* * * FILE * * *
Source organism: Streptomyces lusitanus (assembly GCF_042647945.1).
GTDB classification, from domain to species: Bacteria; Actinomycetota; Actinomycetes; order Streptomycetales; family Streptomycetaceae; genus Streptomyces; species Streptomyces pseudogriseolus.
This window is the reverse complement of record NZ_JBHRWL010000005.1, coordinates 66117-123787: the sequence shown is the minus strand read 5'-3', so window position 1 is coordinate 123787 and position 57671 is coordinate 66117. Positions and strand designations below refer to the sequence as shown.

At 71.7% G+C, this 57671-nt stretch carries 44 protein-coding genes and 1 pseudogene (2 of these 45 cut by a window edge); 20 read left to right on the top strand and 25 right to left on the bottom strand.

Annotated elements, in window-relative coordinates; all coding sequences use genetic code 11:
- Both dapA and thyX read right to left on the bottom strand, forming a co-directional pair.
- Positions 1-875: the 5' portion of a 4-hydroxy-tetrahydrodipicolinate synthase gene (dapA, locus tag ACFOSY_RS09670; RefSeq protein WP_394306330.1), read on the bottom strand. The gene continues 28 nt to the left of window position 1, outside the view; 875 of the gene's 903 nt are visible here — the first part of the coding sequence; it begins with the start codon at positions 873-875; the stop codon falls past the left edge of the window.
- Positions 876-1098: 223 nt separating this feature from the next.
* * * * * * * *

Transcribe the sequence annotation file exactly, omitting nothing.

Source organism: Streptomyces lusitanus (assembly GCF_042647945.1).
GTDB classification, from domain to species: Bacteria; Actinomycetota; Actinomycetes; order Streptomycetales; family Streptomycetaceae; genus Streptomyces; species Streptomyces pseudogriseolus.
This window is the reverse complement of record NZ_JBHRWL010000005.1, coordinates 66117-123787: the sequence shown is the minus strand read 5'-3', so window position 1 is coordinate 123787 and position 57671 is coordinate 66117. Positions and strand designations below refer to the sequence as shown.

At 71.7% G+C, this 57671-nt stretch carries 44 protein-coding genes and 1 pseudogene (2 of these 45 cut by a window edge); 20 read left to right on the top strand and 25 right to left on the bottom strand.

Annotated elements, in window-relative coordinates; all coding sequences use genetic code 11:
- Both dapA and thyX read right to left on the bottom strand, forming a co-directional pair.
- Positions 1-875: the 5' portion of a 4-hydroxy-tetrahydrodipicolinate synthase gene (dapA, locus tag ACFOSY_RS09670; RefSeq protein WP_394306330.1), read on the bottom strand. The gene continues 28 nt to the left of window position 1, outside the view; 875 of the gene's 903 nt are visible here — the first part of the coding sequence; it begins with the start codon at positions 873-875; the stop codon falls past the left edge of the window.
- Positions 876-1098: 223 nt separating this feature from the next.